At The Home Field


There was a neat little fluke in baseball the other day. All fifteen of the Major League Baseball games on Tuesday were won by the home team. This appears to be the first time it’s happened since the league expanded to thirty teams in 1998. As best as the Elias Sports Bureau can work out, the last time every game was won by the home team was on the 23rd of May, 1914, when all four games in each of the National League, American League, and Federal League were home-team wins.

This produced talk about the home field advantage never having it so good, naturally. Also at least one article claimed the odds of fifteen home-team wins were one in 32,768. I can’t find that article now that I need it; please just trust me that it existed.

The thing is this claim is correct, if you assume there is no home-field advantage. That is, if you suppose the home team has exactly one chance in two of winning, then the chance of fifteen home teams winning is one-half raised to the fifteenth power. And that is one in 32,768.

This also assumes the games are independent, that is, that the outcome of one has no effect on the outcome of another. This seems likely, at least as long as we’re far enough away from the end of the season. In a pennant race a team might credibly relax once another game decided whether they had secured a position in the postseason. That might affect whether they win the game under way. Whether results are independent is always important for a probability question.

But stadium designers and the groundskeeping crew would not be doing their job if the home team had an equal chance of winning as the visiting team does. It’s been understood since the early days of organized professional baseball that the state of the field can offer advantages to the team that plays most of its games there.

Jack Jones, at Betfirm.com, estimated that for the five seasons from 2010 to 2014, the home team won about 53.7 percent of all games. Suppose we take this as accurate and representative of the home field advantage in general. Then the chance of fifteen home-team wins is 0.537 raised to the fifteenth power. That is approximately one divided by 11,230.

That’s a good bit more probable than the one in 32,768 you’d expect from the home team having exactly a 50 percent chance of winning. I think that’s a dramatic difference considering the home team wins a bit less than four percent more often than 50-50.

The follow-up question and one that’s good for a probability homework would be to work out what are the odds that we’d see one day with fifteen home-team wins in the mere eighteen years since it became possible.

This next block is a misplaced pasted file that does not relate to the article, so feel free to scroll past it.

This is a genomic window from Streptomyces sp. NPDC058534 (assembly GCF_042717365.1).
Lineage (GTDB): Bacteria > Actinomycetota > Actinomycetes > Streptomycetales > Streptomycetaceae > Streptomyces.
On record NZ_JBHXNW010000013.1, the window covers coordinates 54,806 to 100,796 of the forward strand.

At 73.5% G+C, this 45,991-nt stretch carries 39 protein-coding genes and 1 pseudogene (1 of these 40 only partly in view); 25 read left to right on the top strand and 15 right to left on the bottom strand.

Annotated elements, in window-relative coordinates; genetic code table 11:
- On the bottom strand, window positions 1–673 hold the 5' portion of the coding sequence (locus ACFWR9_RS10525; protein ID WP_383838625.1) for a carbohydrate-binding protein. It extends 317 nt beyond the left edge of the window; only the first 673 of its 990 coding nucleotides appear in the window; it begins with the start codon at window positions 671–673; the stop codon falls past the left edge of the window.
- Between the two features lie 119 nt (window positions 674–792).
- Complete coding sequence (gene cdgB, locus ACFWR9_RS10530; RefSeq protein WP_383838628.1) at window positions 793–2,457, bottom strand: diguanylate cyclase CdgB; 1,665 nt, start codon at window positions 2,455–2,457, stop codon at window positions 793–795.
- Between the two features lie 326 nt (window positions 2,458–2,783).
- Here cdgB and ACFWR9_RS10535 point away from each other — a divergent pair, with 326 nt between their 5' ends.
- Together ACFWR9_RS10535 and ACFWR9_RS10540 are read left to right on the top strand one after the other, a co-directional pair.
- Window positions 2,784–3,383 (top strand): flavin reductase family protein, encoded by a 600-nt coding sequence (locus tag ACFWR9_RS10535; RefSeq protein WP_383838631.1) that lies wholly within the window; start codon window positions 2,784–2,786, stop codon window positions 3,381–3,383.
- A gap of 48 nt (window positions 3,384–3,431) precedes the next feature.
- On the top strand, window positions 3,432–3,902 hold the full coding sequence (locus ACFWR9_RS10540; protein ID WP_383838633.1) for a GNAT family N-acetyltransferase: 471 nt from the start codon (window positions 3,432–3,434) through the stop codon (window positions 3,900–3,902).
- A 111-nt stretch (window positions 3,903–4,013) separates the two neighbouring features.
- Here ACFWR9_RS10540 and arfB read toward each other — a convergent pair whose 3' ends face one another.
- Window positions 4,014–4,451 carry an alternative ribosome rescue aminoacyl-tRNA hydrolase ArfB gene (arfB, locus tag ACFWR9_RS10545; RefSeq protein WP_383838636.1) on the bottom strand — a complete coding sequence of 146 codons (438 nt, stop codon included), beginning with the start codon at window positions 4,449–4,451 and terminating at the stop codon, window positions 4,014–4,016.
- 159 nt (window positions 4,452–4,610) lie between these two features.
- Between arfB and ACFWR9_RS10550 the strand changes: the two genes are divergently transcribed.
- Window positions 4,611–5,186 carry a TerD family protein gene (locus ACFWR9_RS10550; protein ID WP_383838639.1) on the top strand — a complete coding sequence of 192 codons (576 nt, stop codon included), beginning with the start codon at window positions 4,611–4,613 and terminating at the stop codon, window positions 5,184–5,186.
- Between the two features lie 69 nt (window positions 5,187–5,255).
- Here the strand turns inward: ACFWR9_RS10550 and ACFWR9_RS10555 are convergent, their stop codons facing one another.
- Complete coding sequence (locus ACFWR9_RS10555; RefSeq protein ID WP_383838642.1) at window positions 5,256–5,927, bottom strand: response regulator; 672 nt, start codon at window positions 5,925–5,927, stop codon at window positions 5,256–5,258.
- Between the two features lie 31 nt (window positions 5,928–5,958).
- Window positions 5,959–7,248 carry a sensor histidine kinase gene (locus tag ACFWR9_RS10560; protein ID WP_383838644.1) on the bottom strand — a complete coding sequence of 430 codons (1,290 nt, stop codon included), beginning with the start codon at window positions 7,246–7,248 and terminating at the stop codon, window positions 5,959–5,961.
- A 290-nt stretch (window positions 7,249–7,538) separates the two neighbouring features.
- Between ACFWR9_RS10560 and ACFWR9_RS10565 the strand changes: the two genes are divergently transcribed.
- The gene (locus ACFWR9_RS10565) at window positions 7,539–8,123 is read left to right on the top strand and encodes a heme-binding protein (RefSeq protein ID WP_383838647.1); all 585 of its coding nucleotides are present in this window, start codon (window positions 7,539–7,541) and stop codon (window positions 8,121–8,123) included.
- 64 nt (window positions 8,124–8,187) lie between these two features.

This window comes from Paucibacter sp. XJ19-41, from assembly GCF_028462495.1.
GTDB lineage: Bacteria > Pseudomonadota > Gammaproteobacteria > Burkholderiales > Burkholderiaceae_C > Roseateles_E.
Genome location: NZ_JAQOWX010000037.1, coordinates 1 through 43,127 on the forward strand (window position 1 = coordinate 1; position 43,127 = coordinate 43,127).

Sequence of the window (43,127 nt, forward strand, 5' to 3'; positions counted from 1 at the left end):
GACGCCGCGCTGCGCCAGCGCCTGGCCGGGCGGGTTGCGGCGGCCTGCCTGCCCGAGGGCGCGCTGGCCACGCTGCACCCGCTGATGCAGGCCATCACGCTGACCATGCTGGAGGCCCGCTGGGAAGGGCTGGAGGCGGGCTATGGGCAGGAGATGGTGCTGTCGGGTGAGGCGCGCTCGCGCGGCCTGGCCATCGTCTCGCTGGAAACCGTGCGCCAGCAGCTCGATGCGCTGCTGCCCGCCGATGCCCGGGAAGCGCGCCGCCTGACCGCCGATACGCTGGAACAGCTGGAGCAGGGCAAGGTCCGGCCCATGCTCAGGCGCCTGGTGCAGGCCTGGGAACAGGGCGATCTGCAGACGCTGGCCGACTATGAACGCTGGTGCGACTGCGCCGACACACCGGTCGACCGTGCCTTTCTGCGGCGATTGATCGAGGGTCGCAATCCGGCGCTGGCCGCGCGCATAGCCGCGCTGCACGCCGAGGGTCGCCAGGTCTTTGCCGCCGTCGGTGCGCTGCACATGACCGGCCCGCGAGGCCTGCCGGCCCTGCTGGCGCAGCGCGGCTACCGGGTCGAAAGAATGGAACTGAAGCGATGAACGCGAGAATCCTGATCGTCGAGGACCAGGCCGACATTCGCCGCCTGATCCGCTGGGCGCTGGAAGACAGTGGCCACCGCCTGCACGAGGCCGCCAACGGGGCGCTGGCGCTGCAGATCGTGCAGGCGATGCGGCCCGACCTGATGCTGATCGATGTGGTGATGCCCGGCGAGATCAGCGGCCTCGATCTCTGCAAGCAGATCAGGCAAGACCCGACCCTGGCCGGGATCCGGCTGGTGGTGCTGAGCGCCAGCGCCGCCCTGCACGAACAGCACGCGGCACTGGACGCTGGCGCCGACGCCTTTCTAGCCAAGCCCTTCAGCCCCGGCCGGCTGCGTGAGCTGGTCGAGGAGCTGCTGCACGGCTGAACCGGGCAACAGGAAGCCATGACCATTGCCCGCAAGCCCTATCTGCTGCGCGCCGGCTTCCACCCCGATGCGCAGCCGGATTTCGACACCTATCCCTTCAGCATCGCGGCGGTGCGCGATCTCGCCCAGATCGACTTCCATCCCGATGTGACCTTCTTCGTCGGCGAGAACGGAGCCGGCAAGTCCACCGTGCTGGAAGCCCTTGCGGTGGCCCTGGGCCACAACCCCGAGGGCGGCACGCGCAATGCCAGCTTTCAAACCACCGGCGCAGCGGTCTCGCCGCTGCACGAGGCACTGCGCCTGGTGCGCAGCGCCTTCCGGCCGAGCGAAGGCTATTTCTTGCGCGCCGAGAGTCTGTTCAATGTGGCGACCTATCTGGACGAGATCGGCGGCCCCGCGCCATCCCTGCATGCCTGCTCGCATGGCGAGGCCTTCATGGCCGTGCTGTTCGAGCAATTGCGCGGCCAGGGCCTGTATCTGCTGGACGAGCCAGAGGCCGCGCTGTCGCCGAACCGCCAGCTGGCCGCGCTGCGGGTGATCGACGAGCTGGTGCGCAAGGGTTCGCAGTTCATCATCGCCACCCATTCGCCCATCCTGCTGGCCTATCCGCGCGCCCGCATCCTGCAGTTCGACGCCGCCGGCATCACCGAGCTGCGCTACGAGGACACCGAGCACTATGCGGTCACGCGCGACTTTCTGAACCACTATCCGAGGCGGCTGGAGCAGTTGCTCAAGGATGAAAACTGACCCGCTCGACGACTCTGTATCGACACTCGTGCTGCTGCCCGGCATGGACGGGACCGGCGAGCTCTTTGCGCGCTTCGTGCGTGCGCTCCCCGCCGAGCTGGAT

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Author: Joseph Nebus

I was born 198 years to the day after Johnny Appleseed. The differences between us do not end there.

15 thoughts on “At The Home Field”

  1. I shared this post on facebook with my son who loves baseball. He then wrote to me, “It’s also assuming not just that there is no homefield advantage, but that the two teams are evenly matched. In 10 of the 15 games, the team with the better overall record won. In only 9 of the games did the winning pitcher have a better ERA than the losing pitcher.”

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    1. You’re right, it does assume the teams are equally matched. That’s not a justified assumption except as an admission of ignorance, that we might not know which team is better. (I assume that the full season is enough to indicate the strongest and the weakest teams, although it’s probably not enough to distinguish which is the 15th versus the 16th versus the 17th-strongest teams.)

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        1. Oh, good. I’ve had the good fortune the past few years to read up on the history of baseball statistics — it grew up with the organization of baseball — and that’s fascinating stuff. Partly for the history, partly for the mathematics, partly for the sociology of trying to figure out what needs quantifying and how to do that.

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          1. Exactly! When my oldest began playing baseball as a kid, I knew nothing about the sport. Nothing. So, I read everything I could get my hands on about it and fell in love, mainly through the history at first. Baseball is so rich!

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            1. I have to admit I’m not much for playing baseball. I would have this problem of not sufficiently holding on to the bat after swinging, although the third baseman was able to jump out of the way of the bat every time. But the lore and the history and the evolution of the game are hard to resist. In short, I’ll buy pretty near anything Peter Morris writes.

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                1. It is a terrific book. I’ve read it and keep going back to leaf through it; there’s something fascinating on pretty near every page.

                  For example, you know how it’s legal for the runner to over-run first base? But not second or third? That’s the fossilized result of the decade or so when it was fashionable to play winter baseball on frozen ponds with all the players wearing ice skates.

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